§ Hamlet is the epitome of a Shakespearian Hero
o Sickness and disease is carried through out the story

Act 1

§ Horatio is Hamlets friend who sees a ghost that appears to resembles Hamlet’s Father

We only read 2 pages so that is all that we really know right now

Homework: Read through Act 1, scene 1-2 by Wednesday

~Marina


Hamlet Leaders and Discussers Schedule
Act One: Friday November 17th
Leaders: Scott, Kurt, Mark, Matt, Chris
Discussers: Levi, Dave L., Katie A., Amy B., Ashley G.,

Act Two: Monday November 27th
Leaders: Caitlin, Haley, Ashley, Steph, Emily
Discussers: LeAnne, Dave V., Chris, Hannah, Mark

Act Three: Monday December 4th
Leaders: Katie A, Amy B, Ashley G, Jeff G.
Discussers: Zach M, Amy King, Melissa B, Sonny, Kurt

Act Four: Monday December 11th
Leaders: Kyle, Andy, Hannah, Marie, Sonny
Discussers: Marina, Clair, Richard W., Matt W.

Act Five 1: Tuesday December 19th (Final)
Leaders: Zach M., Dave L, Dave V, Levi, Richard
Discussers: Ashley M, Emily, Andy, Caitlin, Scott

Act Five 2: Tuesday December 19th (Final)
Leaders: LeAnne, Amy King, Marina, Clair, Melissa
Discussers: Steph, Haley, Marie, Kyle, Jeff G

Monday, November 13, 2006

11/10 Scribe

Scribe Friday November 10,2006

We ate cupcakes
We talked about Wednesday nights Prologue reading. Pg 123-127
Got into our Pilgrim groups and worked on our project.

Homework:
Canterbury Tale Formal Paper due Wednesday Nov 15
Locker Tags Due Monday 13

Wednesday, November 08, 2006

Scribe 11/06/06

I apologize for the inexcusable tardiness of this post; it just slipped my mind.

On Monday we continued discussing the Prologue of Chaucer's Canterbury Tales. The pages covered were 111-116. Here are summaries of the characters in these pages:
The Monk: He ignores the rules of how monks should act. Instead of staying in the monastery and copying books he goes and hunts. The narrator points out that the Monk owns multiple "dainty" horses (i.e., thoroughbreds) and greyhounds, and also wears fine fur with a golden pin. These possessions indicate wealth, yet a true monk should be dirt poor. This indicates the Monk is probably embezzling money from the church. Also, the Monk is a hunter, even though church law says "hunters are not holy men" (line 182). The Monk is representative of the corrupted power of the church during Chaucer's time.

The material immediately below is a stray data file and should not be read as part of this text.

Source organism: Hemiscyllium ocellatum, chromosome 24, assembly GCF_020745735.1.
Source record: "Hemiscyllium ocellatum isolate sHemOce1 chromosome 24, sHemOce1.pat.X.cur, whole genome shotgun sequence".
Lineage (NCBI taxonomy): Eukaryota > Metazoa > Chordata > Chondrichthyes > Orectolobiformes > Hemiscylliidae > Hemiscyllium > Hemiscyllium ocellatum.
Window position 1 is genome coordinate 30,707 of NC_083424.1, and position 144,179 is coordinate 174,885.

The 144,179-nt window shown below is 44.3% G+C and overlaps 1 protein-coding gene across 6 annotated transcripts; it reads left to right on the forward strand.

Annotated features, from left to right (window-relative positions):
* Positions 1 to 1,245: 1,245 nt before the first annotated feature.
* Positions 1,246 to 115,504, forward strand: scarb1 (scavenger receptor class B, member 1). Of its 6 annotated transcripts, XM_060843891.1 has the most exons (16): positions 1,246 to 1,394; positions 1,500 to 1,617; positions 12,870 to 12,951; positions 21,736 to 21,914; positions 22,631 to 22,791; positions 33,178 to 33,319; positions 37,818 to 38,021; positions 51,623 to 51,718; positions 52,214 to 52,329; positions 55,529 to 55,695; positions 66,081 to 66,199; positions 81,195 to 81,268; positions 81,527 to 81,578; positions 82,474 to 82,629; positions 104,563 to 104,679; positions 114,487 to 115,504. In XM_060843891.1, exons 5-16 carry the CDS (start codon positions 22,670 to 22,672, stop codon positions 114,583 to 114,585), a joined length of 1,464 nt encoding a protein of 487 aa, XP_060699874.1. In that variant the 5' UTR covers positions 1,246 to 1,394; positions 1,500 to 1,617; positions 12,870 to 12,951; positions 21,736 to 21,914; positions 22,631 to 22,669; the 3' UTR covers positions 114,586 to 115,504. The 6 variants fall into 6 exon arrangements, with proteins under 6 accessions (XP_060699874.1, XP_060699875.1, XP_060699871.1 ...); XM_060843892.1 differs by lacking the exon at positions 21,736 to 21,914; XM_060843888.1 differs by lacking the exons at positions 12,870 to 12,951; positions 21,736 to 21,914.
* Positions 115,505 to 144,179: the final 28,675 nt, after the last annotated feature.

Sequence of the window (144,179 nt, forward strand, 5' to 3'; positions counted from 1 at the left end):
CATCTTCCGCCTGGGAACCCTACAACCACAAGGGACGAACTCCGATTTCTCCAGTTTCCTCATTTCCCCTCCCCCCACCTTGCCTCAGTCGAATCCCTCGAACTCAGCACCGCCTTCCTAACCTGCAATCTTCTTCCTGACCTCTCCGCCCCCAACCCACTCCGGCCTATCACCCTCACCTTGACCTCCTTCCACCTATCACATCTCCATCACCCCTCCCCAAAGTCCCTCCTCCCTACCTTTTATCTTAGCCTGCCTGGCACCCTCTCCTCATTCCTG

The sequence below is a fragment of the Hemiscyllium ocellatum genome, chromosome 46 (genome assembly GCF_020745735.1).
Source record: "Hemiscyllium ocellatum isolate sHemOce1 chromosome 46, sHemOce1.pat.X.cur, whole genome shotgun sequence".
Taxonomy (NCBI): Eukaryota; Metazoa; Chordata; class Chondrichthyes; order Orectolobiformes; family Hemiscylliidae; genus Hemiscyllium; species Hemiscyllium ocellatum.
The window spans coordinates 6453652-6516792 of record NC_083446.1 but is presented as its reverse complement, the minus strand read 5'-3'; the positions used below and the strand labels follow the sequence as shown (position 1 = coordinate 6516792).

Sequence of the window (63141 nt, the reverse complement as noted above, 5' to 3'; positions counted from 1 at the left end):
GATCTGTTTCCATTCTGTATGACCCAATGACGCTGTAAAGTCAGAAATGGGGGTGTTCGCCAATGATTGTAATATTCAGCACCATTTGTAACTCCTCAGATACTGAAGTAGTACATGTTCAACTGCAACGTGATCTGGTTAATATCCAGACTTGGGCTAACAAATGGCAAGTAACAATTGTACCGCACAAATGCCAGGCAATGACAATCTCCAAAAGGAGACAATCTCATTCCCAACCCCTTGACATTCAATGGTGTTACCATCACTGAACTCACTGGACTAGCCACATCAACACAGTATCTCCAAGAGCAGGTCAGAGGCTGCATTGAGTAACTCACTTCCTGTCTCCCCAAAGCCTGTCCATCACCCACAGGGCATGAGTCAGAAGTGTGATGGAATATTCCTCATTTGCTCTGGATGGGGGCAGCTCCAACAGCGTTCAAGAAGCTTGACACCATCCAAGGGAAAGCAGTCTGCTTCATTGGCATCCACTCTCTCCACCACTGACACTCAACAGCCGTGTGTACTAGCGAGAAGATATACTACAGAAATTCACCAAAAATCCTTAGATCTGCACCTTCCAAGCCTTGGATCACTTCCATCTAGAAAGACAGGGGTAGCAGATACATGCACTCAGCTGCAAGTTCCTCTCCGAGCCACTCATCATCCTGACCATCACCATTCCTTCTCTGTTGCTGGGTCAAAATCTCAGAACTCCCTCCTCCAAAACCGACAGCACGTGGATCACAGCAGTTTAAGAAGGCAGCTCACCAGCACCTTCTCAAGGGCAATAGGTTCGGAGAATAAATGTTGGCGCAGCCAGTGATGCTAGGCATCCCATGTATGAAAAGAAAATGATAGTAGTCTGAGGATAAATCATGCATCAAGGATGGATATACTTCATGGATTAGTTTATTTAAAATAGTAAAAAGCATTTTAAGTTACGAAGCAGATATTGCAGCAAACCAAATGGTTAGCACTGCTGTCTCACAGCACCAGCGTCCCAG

The Friar: Another character who shows the church's corruption. The Friar listens to people's confessions, and offers forgiveness, as long as they pay a fee (lines 225-226). He is a womanizer (or more likely, a creepy pedophile) who gives gifts of "pins for curls/And pocket-knives...to pretty girls" (lines 237-238). The narrator says the Friar spends more time hanging around bars and inns than helping the needy. He believes "nothing good can come/Of commerce with such slum-and-gutter dwellers,/But only with the rich and victual-sellers" (lines 250-252).
The Merchant: Gives a false appearance of being rich and well-off. In reality, the Merchant is flooded in debt. Chaucer says openly, "high on his horse he sat," indicating his attempt to give off an aura of pride and haughtiness (line 281). It's ironic that Chaucer placed the Monk and Merchant close to each other in the Prologue. We would expect the Monk to be poor and the Merchant to be rich, but the situation is the exact opposite.
The Oxford Cleric: He is a student. He pours all his money and energy into buying books and learning. He borrows money from his friends in order to buy books (keep in mind that books in this era were hand-copied, and therefore expensive). Despite all his knowledge, he keeps his mouth shut most of the time, never speaking "a word more than was need...Short, to the point, and lofty in his theme" (lines 314 & 316). As Smith would say, the Cleric is a bonafide, Grade-AA nerd.